Let’s look at the word embolden in verse 10 for a moment. The word comes from the Greek root word oikodoméo which means ‘edify’. In other words, when a weak brother or sister sees you doing something that you’re free to do, but they themselves don’t think they’re free to do it because their conscience is still unenlightened to the truth regarding this freedom; they’ll go ahead and do it, in violation of their conscience, because they see you doing it. They’re using you as a justification for their doing the same thing. Your example is edifying, building up, or strengthening them to do what you’re doing–even though their conscience is still unenlightened and therefore it’s telling them not to do what you’re doing.

Conscience isn’t enlightened by practice or by imitating the example of others: it’s enlightened only by the truth of God’s Word. It’s God’s truth that sets conscience free to do what it formerly forbade or prohibited (see John 8:32). If some believers don’t know the truth of God’s Word about a particular freedom and their unenlightened conscience forbids them from partaking of that freedom, when they disregard their conscience and do what they see you doing, they’re violating their conscience. And when they violate their conscience they sin.

Now we can argue that we weren’t meaning to set a bad example. We were merely doing something that we were free to do. Therefore, since we weren’t meaning to set an example for others to follow, we shouldn’t be held liable when other people copy what we do.

But that’s not how the Lord sees it. Your example, though unintended, was an occasion for the weak to sin. And when they sinned, you sinned too. Note verses 10-12, For if someone with a weak conscience sees you, with all your knowledge, eating in an idol’s temple, won’t that person be emboldened to eat what is sacrificed to idols?  (11)  So this weak brother or sister, for whom Christ died, is destroyed by your knowledge.  (12)  When you sin against them in this way and wound their weak conscience, you sin against Christ. 

We can argue that it’s their fault. A person shouldn’t do anything in violation of their conscience. And that’s true! It’s their fault! But the Lord, brethren, holds you at fault too for setting the example by an indiscriminate exercise of your freedom. Your exercising your freedom publicly in the sight of the weak was the impetus for the weak to sin against their conscience. Therefore, their sin is also your sin.

Now get this. You’re doing something you’re perfectly free to do, that is, eat meat offered to idols! But doing it in the presence of the weak is sin! THERE ARE TIMES WHEN EXERCISING YOUR FREEDOM IS WRONG! IN GOD’S SIGHT, IT’S SIN! Said another way, THERE ARE TIMES WHEN IT’S SINFUL AND WRONG FOR YOU TO DO WHAT YOU’RE TRULY FREE TO DO!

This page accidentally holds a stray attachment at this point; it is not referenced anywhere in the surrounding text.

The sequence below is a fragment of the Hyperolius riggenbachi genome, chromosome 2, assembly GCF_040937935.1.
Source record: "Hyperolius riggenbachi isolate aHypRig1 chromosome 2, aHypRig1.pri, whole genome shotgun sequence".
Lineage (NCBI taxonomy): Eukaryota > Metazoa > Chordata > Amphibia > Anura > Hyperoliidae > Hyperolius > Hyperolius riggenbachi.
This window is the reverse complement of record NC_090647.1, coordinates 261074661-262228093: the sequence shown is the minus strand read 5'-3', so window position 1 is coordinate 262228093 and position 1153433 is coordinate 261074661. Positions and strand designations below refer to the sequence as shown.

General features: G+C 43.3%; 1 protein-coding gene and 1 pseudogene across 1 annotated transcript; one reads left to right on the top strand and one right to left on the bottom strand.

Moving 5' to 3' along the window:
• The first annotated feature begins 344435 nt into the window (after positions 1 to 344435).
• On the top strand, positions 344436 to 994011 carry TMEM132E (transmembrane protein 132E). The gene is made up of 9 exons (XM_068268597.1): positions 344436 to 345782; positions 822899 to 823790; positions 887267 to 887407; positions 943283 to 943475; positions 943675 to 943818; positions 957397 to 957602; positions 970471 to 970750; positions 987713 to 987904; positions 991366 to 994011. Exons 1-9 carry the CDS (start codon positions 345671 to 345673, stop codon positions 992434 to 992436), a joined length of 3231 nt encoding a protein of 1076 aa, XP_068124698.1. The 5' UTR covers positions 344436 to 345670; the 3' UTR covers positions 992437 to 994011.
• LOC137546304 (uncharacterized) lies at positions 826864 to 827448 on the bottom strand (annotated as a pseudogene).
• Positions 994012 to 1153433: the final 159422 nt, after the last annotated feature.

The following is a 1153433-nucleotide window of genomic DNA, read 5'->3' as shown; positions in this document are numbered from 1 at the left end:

The freedom to do something doesn’t automatically mean you should do it, nor does it automatically mean you would be right in doing it. The freedom itself isn’t what determines whether you should exercise it or not.

THE CIRCUMSTANCES OF THE TIME AND THE IMPACT THAT YOUR EXERCISE OF FREEDOM WOULD HAVE ON OTHERS IS WHAT DETERMINES WHETHER OR NOT YOU SHOULD EXERCISE YOUR FREEDOM AT ANY GIVEN MOMENT.

Brethren, don’t exercise your freedom in the presence of those who might object to it: you’d be wrong in God’s eyes for doing it.

Consider the people around you before you publicly engage in a freedom that you have. Be considerate of the brethren. And be sensitive with regard to their convictions and their present spiritual state or maturity.

When using your freedom is all that matters to you, when you don’t care about how other people would be affected by your exercise of freedom; you’re wrong as wrong can be.

You need to seriously consider camping out on Romans 14:13-22 and 1 Corinthians 8 until you get the message that the Lord is wanting you to get. What is it? THE WELL-BEING OF THE BRETHREN MATTER MORE TO GOD THAN YOUR FREEDOM TO DO A CERTAIN THING. THE WELL-BEING OF THE BRETHREN IS MORE IMPORTANT THAN YOUR FREEDOM. In the words of Paul, Therefore, if what I eat causes my brother or sister to fall into sin, I will never eat meat again, so that I will not cause them to fall, 1 Corinthians 8:13.

Coming Up On My Next Blog Post, Part 6. I’ll look at another instance where it’d be wrong for you to do what you’re truly free to do. Golly! These posts are really crucifying. But, then, freedom has never been cheap or free. Drop by and I’ll leave the light on for you.

CHRISTIAN LIBERTY PART 4

CLARIFYING SOME COMMON MISCONCEPTIONS ABOUT FREEDOM

PART II